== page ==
If there are no viruses, what causes herpes blister mouth?
To pinpoint the cause of a symptom, we must first determine the tissue that has reacted. If we know which tissue is affected, we know which conflict to look for.
In the case of herpes, the outer skin has reacted – that is, squamous epithelium, the red group.
The outer skin always has a separation conflict as its cause. The localization of the symptom herpes blister says that one has associated this separation conflict at the lip.
Now there are two ways of experiencing the separation conflict. Either one wanted to be separated conflictively, for example, when one is disgusted by a kiss, or one did not want to be separated conflictively, for example, the farewell kiss.
In the active phase, the squamous epithelium ulcerates, and the skin is sensory deaf. The active phase is usually not noticeable, but the healing phase is painful, with inflammation and swelling.
We have a high sensitivity at the lips and can register the slightest touch. There are a lot of nerves in the lips, which is why the healing phase is often very painful.
The healing phase of the outer skin proceeds without a fever. If a fever is also present, then an additional SBS must be in solution.
In the epi-crisis we have the absence, (this is a brief state of unresponsiveness), which is usually not noticed, and at the end of the healing phase, the symptom has disappeared.
Of course, handedness is crucial in the case of the outer skin. But regardless of that, there is also the local separation.
For example if spit falls accidentally onto the right side of my lips, I have a cold sore on the right side of that spot.
Regardless of whether I am left or right-handed and regardless of whether the spit is related to a partner or mother or children.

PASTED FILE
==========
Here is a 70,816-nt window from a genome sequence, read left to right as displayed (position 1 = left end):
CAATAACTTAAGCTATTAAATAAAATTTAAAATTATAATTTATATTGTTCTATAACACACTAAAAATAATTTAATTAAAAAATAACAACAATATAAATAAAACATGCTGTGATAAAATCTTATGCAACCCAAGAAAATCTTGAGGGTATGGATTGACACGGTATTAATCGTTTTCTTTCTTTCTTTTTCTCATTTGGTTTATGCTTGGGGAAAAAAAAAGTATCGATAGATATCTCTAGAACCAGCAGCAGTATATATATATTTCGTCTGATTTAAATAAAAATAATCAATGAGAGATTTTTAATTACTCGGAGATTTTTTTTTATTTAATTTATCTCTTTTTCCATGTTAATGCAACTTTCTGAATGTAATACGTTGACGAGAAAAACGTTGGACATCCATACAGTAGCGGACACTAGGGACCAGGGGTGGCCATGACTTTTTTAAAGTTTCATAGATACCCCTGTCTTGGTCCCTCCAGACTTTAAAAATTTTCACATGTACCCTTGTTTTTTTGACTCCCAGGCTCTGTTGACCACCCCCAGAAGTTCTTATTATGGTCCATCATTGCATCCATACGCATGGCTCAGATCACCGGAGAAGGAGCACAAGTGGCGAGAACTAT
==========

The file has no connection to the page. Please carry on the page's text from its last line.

As is always the case with the outer skin, separation conflict is about someone that you wanted to be separated from or did not want to be separated from.
If my cell phone is stolen, I may suffer a conflict because of it, but it will in no way be a separation conflict. Because no matter how close the relationship with the cell phone may be, maybe even despite Siri and Alexa, I don’t cuddle with it, it is not a living being.
Case studies herpes:
An example of not wanting to be separated – is the goodbye kiss.
A child was sick and was being cared for by the mother. It was planned for all the children to visit the grandparents several days before the child became sick.
When the children were sent off, and the mother kissed her seemingly healthy child goodbye, the mother wondered if it was the right thing to do, to allow the child to leave. This was the associated separation for the mother on her lips.
When the next day the child called and told the mother everything was fine and that he was enjoying himself, the mother went into solution with a fever blister.
Example of wanting to be separated.
A woman was leisurely swimming lengths in the pool. She watched as an older man got out of the pool, blew his nose into his hand, and flung the snot back into the pool with a slingshot motion. The snot floated on the water’s surface at the level where this woman was swimming through the water with her lips.
She subsequently got severe herpes, and she never got into that pool again. Instinctively, she thus avoided the track swimming pool.
The recurrent herpes blister.
The recurrent herpes blister requires a track. A typical example is the dirty glass in the restaurant. Someone drinks from a glass, and suddenly notices that the glass hasn’t been cleaned properly and there are food stains or lipstick on the lip of the glass. At that moment, you want to be separated from the previous user of the glass.
At the same time, the track programs itself: „In this restaurant the glasses are dirty!“
And from now on, one reacts with a fever blister after each visit to this restaurant. One can study the conflict, the conflict solution, and the conflict load very easily with less noticeable symptoms like the herpes blister.
So, stay tuned. The next conflictive experience is sure to come!
Goodbye, until the next video